David brought local business owners together with curriculum leaders and teachers to discuss workforce development needs. Students would learn emerging technology and vocational skills, schools would gain additional training and funding from the businesses, and the business owners would gain access to the next generation of workers, and play a role in preparing them for the workforce.

Soon, more than 250 area businesses pledged their support to the program which gives our students access to training for jobs as airplane mechanics, pilots, drone aviation specialists, welders, commercial kitchen builders, nurses and hospice care workers with clinical medical assisting (CMA) certification, and cosmetologists. Since the program started, hundreds of students at Collierville High School have participated in internships, externships and have been employed by partner firms.

One of the true success stories of the program is in the field of Agriculture Technology. In today’s world, agriculture goes well beyond tractors, planting and harvesting crops. It requires knowledge of science and technology to improve land productivity. “Smart” combines can detect differences in yield from one field to the next. Soil maps reveal soil structure and chemical properties. Today’s farmers also rely on high-tech to track weather patterns, soil erosion and biodiversity. Through our partnership with several agricultural companies, we built a teaching farm on campus so kids could learn firsthand about some of these new technologies. It has given them a different perspective on farming and an introduction to the skills needed for success in that field.

The workforce development program has proven so successful that schools throughout the state have begun replicating our efforts. It’s even been touted nationally and a number of states have adopted similar programs. Furthermore, the newly developed West Tennessee Workforce Collaborative has created a communication pipeline between businesses and education that will ensure schools in our state offer courses relevant to the ever-evolving marketplace.


Additionally, APEF partnered with BusyKid, an app that allows parents to easily teach their children about investing. We worked together to create a co-branded version of the app, and BusyKid uses data from our financial literacy report card as they share the importance of financial literacy all across the nation.

The New Mexico Career Portal

Under David’s direction, The American Pillars Education Foundation partnered with NS4ed, a rising leader in technology-based career and college education services, in the development of a career exploration curriculum for middle- and high-school students in New Mexico, reflecting the importance of career development at each grade level from 6th through 12th grade.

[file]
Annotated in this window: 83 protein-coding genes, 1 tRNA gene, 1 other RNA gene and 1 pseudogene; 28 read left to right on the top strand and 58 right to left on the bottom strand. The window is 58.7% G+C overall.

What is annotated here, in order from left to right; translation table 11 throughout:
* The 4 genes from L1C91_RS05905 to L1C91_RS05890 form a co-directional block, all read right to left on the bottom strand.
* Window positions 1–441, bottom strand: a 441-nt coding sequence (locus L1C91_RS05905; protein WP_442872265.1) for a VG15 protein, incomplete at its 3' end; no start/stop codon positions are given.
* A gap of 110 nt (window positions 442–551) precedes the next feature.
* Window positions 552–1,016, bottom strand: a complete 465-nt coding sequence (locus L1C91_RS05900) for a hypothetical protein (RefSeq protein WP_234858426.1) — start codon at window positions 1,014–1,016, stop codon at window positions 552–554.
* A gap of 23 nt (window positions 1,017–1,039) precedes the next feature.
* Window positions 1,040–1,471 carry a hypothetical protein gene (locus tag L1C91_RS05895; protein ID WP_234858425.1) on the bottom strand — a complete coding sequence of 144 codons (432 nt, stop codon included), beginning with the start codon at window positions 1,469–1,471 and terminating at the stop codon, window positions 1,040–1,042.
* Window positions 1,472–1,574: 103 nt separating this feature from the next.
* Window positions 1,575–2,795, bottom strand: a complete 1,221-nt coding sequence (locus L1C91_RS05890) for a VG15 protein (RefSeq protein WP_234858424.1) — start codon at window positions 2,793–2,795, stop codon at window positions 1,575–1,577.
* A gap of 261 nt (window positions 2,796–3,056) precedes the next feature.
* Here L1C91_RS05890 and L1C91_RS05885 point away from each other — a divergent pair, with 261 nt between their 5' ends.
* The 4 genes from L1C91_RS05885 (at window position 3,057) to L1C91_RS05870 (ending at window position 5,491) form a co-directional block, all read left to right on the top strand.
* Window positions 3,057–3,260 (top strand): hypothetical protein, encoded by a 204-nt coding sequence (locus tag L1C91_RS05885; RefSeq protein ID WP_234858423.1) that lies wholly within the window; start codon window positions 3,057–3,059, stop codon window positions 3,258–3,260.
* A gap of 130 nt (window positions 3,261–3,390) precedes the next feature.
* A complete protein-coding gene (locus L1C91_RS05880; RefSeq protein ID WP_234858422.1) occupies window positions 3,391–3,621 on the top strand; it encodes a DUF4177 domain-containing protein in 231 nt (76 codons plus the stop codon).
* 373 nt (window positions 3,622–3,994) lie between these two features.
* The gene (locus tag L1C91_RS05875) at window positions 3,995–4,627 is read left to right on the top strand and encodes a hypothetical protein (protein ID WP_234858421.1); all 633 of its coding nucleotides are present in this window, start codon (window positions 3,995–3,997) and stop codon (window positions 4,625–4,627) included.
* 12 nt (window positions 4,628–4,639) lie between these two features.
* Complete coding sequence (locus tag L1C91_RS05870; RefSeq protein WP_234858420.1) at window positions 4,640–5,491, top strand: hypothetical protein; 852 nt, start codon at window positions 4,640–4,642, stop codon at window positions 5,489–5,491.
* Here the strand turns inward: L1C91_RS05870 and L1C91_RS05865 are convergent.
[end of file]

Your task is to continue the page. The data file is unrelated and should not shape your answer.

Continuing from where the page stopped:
To add to the core curriculum, the foundation provided robust financial literacy curricula and classroom activities that will be taught through the lens of career exploration and awareness, which matches with our dual focus as a foundation of financial literacy and workforce development. Students will learn how finances can impact their choices around college, career, and ultimately their quality of life. The curriculum emphasizes high-demand job opportunities answering the familiar question from students, “Why do I need to know this” or “When will I ever use this?”

Nationwide Standards

Financial illiteracy is a preventable pandemic, but the consequences of our continued inaction could be more devastating than Covid. Financial literacy is at the foundation of workforce development; we must demand that every school and every level of education incorporate appropriate elements to prepare our children to survive and thrive in our economy.

To that end, the American Pillars Education Foundation is developing a nationwide set of standards for financial education. Additionally, we will be producing curriculum and exemplar lessons for K-12 that are cross disciplinary, allowing instructors to teach financial literacy embedded into other required standards. A small advisory group of financial experts and seasoned teachers will oversee this process and the final product will be free and open source for all.

A Catalyst in Financial Literacy and Workforce Development

In 2019, APEF was awarded the prestigious Catalyst Award from Invest in Others Charitable Foundation for its work in workforce development and financial literacy.

2019 Catalyst Award, created by Invest in Others Foundation. This award is based on who has been an active stimulus for positive change and displayed entrepreneurial vision and leadership to a nonprofit organization for at least 3 years and not specific to financial services and does not imply an endorsement, recommendation, or reflect the performance of the advisor. Click here more information.